The processing of this petition conforms with the Service's final listing priority guidance published in the Federal Register on October 22, 1999 (64 FR 57114). The guidance clarifies the order in which we process rulemakings. Highest priority is processing emergency listing rules for any species determined to face a significant and imminent risk to its well-being (Priority 1). Second priority (Priority 2) is processing final determinations on proposed additions to the lists of endangered and threatened wildlife and plants. Third priority (Priority 3) is processing new proposals to add species to the lists. The processing of administrative petition findings (petitions filed under section 4 of the Act) is the fourth priority. The processing of critical habitat determinations (prudency and determinability decisions) and proposed or final designations of critical habitat will be funded separately from other section 4 listing actions and will no longer be subject to prioritization under the listing priority guidance. The processing of this petition finding is a Priority 4 action.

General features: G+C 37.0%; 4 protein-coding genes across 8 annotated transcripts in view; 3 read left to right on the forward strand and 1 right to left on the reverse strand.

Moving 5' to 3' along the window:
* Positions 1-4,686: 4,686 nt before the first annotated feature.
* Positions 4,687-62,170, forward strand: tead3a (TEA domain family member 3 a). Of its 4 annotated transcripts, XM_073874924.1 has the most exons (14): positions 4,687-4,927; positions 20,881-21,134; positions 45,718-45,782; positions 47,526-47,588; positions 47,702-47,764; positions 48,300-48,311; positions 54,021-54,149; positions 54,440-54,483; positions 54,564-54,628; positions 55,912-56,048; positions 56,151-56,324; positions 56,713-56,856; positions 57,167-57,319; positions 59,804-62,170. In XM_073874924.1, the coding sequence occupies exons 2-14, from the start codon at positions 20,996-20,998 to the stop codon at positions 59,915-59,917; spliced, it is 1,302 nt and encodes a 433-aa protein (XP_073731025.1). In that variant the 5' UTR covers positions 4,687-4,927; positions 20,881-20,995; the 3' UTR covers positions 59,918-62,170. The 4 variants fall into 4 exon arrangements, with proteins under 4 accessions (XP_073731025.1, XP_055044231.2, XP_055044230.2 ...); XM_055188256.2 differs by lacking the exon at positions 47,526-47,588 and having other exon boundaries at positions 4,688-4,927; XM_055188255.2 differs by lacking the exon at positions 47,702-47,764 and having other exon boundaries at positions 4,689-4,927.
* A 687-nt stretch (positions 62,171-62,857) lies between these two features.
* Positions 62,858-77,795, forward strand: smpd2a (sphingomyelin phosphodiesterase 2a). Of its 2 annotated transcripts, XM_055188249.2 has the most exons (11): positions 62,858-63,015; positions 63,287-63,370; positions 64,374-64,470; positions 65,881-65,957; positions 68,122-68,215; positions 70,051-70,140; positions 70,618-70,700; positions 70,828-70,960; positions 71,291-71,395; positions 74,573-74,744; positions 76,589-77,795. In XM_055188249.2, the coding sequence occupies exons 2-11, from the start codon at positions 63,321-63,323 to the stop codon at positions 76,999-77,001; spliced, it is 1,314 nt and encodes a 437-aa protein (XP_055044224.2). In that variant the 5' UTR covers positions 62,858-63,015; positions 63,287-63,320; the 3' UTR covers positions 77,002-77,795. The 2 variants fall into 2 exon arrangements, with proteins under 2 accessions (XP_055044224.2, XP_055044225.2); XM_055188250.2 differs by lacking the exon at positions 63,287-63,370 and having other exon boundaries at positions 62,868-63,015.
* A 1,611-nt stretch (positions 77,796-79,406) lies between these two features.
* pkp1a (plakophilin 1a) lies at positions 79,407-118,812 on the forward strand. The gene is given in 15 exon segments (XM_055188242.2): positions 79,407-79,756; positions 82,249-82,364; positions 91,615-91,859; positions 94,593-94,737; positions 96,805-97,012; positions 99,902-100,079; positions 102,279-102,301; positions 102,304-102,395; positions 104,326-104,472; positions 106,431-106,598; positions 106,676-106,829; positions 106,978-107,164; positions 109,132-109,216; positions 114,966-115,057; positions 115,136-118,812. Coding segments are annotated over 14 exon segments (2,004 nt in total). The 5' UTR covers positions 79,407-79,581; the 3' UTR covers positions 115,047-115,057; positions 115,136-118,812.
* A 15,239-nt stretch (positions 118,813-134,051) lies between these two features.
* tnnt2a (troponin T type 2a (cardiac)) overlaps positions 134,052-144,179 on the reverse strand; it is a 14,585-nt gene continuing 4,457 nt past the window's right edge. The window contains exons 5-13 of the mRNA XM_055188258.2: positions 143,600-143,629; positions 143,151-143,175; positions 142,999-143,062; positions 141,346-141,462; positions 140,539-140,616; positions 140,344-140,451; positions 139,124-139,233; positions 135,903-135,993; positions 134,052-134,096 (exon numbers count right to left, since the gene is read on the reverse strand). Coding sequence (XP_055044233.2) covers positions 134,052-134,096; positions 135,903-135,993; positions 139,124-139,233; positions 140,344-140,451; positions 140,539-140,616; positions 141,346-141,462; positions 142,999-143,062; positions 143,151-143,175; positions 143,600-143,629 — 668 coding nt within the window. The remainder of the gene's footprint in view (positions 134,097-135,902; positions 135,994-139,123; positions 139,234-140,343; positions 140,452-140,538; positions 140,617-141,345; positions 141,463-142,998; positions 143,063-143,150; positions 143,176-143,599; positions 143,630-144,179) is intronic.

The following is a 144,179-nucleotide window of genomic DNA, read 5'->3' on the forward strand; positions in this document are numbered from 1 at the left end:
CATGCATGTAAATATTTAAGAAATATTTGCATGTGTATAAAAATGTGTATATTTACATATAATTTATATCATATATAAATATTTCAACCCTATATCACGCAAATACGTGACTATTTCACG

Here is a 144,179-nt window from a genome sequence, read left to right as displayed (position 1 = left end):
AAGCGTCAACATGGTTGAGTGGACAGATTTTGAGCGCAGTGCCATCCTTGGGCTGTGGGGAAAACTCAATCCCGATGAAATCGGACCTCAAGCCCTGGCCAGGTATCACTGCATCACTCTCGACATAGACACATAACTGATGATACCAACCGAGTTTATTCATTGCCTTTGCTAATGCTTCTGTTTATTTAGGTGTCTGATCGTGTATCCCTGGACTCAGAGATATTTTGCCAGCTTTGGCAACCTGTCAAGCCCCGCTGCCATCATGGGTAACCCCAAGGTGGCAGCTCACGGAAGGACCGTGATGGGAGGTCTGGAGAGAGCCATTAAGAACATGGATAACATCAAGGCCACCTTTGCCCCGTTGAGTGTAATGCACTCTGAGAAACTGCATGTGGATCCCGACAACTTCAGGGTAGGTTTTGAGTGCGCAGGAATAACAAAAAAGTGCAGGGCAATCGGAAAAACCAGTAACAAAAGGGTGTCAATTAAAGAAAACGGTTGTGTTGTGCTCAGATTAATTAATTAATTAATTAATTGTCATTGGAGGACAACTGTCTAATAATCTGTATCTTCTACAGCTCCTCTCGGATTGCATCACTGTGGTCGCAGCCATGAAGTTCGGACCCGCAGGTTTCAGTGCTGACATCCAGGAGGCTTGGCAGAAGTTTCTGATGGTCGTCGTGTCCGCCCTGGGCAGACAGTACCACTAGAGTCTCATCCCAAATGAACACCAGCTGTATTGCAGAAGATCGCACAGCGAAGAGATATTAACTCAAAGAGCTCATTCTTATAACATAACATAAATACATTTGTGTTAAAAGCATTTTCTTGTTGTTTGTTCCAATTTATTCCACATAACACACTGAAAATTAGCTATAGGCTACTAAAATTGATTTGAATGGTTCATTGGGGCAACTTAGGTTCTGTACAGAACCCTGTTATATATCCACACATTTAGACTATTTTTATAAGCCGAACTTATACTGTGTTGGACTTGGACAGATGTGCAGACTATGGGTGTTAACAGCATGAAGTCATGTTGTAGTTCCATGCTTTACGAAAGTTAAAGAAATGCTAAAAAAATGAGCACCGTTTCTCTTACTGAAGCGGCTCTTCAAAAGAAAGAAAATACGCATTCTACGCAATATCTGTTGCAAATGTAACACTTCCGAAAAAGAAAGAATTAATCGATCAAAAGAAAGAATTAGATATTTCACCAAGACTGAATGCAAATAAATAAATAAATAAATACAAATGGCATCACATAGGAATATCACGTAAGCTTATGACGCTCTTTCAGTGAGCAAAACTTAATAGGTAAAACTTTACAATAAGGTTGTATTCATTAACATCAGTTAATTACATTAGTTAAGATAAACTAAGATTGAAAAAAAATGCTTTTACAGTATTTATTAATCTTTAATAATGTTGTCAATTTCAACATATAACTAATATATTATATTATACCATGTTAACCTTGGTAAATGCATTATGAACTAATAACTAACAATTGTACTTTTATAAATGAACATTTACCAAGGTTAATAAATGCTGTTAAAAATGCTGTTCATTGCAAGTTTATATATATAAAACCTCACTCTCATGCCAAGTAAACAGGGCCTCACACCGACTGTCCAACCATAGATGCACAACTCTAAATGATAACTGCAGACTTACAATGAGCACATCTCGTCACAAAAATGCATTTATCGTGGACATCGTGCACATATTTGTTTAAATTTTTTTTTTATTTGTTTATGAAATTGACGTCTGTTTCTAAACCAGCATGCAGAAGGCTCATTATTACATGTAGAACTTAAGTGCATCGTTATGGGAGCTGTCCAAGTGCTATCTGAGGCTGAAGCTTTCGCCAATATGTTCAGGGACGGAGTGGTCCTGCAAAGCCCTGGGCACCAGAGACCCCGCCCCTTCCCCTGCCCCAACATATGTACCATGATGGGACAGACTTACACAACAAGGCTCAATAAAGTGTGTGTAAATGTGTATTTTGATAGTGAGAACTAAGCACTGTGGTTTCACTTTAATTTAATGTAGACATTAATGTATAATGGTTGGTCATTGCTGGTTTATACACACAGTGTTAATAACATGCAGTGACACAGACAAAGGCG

We have made a 90-day finding on a petition to list the California spotted owl as a threatened or endangered species. On April 3, 2000, we received a petition dated April 2000, to list the California spotted owl as a threatened or endangered species. The petition was submitted by the Center for Biological Diversity and the Sierra Nevada Forest Protection Campaign, who acted on the behalf of themselves and 14 other organizations. The letter clearly identified itself as a petition, and the names, signatures, and addresses of representatives of the two parties submitting the petition followed in a letter dated April 17, 2000. The petitioners requested the Service to designate critical habitat for the California spotted owl concurrent with listing, and also requested emergency listing and emergency critical habitat designation. The petition referenced supporting information on the subspecies' description, natural history, habitat, and population status. It also presented threats to the California spotted owl including present or threatened destruction, modification, or curtailment of the subspecies' habitat or range; other natural or manmade factors affecting the subspecies' continued existence; predation; and the inadequacy of existing regulatory mechanisms to protect the subspecies. This notice constitutes the 90-day finding for the April 3, 2000, petition.